The truth is, no one knows for sure how many young, healthy individuals will drop their health insurance coverage if the mandate is repealed. For employer-sponsored plans, especially self-funded plans which tend to be less expensive than their fully-insured counterparts, it may be that healthy workers keep their coverage as part of their overall benefit packages. Arguably, the bigger risk is to those who purchase individual coverage. As for hospitals and providers, they can expect to provide increased uncompensated emergency room care as at least some of those individuals who voluntarily (or involuntarily) drop their health insurance coverage will inevitably end up in the emergency room to receive medical treatment.


Empowering Plans Segment 23 - Plans and Conspiracy
Bring your tin foil hats, folks!  With today's episode, our hosts (including guest host, VP of Consulting, Attorney Jennifer McCormick) discuss the recent news regarding CVS purchasing Aetna as well as a new opportunity to customize plan document reviews to address different levels of need.

Click here to check out the podcast!   (Make sure you subscribe to our YouTube and iTunes Channels!)

Year Up at Phia!
The Phia Group has been beyond thrilled with our talented, dedicated members who have come to us through Year Up. Sheyla and Josh have become such essential members of our team – we feel truly blessed to call them a part of the Phia Family. We sat down with them to hear their thoughts and experiences:

Q: How did you hear about Year Up?

Sheyla: I was discussing my job situation with friends and family. I was working long hours with little pay in a pizza shop; I felt stuck. They suggested I apply for Year Up.

Josh: I was working at a full service gas station. The pay was bad, the environment was rough, and I was over it. My dad actually told me about Year Up – He said they put you on a good path and you could make money while in the program.

Q: How was getting your foot in the door?

Sheyla: It’s kind of tough to get in the program; they don’t take everyone – it was competitive. The seats fill up fast. I was 21 when I joined the program.

Josh: I had friends already go through the program. The application process is time sensitive, someone could finish their paperwork before you and they would get in and you wouldn’t. I was 24 when I started.

Q: Did you choose Phia or was Phia chosen for you?

Sheyla: Phia was chosen for me; we didn’t really interview, after we knew we’d be going to Phia we met with our director and a couple people from Phia just to have a conversation.

Josh: I looked up Phia and I didn’t have a real grasp on what they did, I was asking a lot of people things like ‘what’s subrogation?’ - There were a lot of things I’d never heard of before.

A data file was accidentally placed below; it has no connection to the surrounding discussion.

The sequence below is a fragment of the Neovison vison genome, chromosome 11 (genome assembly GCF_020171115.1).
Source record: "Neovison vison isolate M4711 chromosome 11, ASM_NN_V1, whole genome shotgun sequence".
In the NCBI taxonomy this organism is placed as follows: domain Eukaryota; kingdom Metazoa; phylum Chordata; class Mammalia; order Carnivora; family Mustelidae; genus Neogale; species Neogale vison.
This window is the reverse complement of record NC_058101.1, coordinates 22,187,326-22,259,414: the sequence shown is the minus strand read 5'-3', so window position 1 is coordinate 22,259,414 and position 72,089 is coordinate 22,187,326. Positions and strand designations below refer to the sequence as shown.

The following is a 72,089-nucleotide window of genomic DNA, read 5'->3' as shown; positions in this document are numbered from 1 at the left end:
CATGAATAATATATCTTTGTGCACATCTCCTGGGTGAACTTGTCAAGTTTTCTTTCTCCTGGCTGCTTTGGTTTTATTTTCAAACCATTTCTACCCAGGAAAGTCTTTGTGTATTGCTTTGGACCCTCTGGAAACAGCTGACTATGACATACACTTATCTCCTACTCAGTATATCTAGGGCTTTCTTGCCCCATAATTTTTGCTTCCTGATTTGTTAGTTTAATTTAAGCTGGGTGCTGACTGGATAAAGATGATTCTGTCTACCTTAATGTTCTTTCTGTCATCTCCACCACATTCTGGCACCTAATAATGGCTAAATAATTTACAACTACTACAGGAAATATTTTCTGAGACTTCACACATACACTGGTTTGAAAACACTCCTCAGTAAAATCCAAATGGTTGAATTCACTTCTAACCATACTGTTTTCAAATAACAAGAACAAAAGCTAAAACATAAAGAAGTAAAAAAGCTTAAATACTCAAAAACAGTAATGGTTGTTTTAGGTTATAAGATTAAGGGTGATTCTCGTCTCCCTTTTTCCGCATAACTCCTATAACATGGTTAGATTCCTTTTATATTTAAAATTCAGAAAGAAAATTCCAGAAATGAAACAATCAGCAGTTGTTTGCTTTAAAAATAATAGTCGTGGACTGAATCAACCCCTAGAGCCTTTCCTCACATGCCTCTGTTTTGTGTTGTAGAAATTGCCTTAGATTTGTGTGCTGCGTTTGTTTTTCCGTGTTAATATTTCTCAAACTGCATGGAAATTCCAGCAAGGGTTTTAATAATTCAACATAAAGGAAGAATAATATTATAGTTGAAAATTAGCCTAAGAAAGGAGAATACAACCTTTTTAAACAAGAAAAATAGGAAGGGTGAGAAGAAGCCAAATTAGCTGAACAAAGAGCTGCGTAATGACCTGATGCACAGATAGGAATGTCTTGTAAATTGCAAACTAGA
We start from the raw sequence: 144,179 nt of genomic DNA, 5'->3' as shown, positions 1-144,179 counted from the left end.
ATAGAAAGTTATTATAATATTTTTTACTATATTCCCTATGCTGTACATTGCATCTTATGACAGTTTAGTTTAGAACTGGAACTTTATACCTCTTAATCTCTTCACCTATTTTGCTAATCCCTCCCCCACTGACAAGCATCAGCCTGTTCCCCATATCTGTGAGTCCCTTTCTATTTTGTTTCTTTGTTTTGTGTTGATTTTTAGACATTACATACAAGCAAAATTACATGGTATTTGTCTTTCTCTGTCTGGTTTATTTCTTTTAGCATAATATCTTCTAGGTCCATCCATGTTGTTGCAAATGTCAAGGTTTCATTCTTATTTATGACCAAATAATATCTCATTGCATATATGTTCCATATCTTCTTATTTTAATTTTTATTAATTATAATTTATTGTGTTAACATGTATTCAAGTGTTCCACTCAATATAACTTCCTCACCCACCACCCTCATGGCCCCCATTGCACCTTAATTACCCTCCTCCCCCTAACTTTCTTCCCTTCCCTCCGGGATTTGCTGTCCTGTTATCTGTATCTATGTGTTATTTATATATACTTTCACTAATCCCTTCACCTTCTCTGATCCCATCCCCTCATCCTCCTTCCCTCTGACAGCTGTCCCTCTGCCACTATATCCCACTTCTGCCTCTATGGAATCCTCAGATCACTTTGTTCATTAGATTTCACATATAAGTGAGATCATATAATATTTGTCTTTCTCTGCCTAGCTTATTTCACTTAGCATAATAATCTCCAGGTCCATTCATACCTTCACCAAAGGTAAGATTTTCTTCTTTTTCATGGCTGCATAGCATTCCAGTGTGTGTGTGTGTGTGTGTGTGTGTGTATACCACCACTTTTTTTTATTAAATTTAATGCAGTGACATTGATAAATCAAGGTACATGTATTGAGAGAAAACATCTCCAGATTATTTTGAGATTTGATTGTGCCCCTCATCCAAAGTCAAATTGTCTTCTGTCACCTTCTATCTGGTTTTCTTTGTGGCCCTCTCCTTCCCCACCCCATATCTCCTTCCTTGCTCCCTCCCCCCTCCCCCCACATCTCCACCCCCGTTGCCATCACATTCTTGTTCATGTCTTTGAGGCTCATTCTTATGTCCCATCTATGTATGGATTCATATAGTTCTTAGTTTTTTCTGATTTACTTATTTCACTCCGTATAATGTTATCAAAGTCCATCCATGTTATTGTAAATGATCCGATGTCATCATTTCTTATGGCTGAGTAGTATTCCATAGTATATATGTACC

Q: What was it like when you first started at The Phia Group?

Sheyla: I kept thinking to myself ‘am I doing this right? Do I shake everyone’s hands?’ – Year Up did a good job of preparing me with a general skill set but getting comfortable with Claim Analysis was tough coming from only having experiences in finance.

Josh: Everyone speaks so highly of Sheyla, she does a great job. I actually started working in a bunch of different departments, moving around from task to task to get a hold of what I fit best in. I did a lot in IT and Claim Analysis and eventually found my place in coding.

Q: What skills have you gained through Year Up and The Phia Group?

Sheyla: Actually working on a computer is something I’ve grown a lot in. I wasn’t familiar with Claim Analysis when I got here and I was able to learn new skills and grow within the department. I was also able to change my perspective on team work. In the past I would take the bulk of the work when working in groups, I would be the one to carry the team through the project. I got a stronger sense of the idea of team work when I came here. It is balanced, people pull their own weight, and it’s nice to see that. People are nice here, it feels good not to have to carry people, it’s nice to have a great team.

Josh: I feel I’ve gained a lot of computer skills. I know Excel really well now, I’m proud of that. Learning how to code is also something I’m proud of, I would like to grow more with my coding skills. When I first came in they didn’t really know where to place me, I got my feet wet in all different departments, and I’m happy I ended up where I am. I learned slowly about what every department does here, I’m grateful for the growth process.

Q: Where did you see yourself in 5 years before Year Up?

Sheyla: I got into The AI in Brookline but I had payments due and I couldn’t find a job to pay for school. I had to drop out. From there I worked small jobs and I wanted to save up money to go to school.

Josh: I wanted to be a chef and I had dreams of owning a food truck. I dropped out of art school with no way to pay for it.

Q: Where do you see yourself in 5 years now?

Sheyla: I’d like to still be working at The Phia Group – I like what I do here and I feel like I have a leg up in this field with all that I’ve learned and the experience I’ve gained.

Josh: With my background in coding, I want to take it further. I see how great a coding career is and I want to get better at it; I’d like to follow in the steps of some of the execs here.

Q: What advice would you give to others in Year Up?

Sheyla: Year Up gives people an opportunity to have a meaningful career. If you’re going to do it, make sure you’re fully invested in it. I do wish Year Up was offered in more places, it’s a great program.

Josh: It’s not easy so don’t slack off, follow the rules and commit to it. At first I was scared I wouldn’t be able to work in an office environment; Year Up gives you the skills and professionalism to succeed.

We would like to thank Sheyla and Josh for taking the time to tell us about their experiences.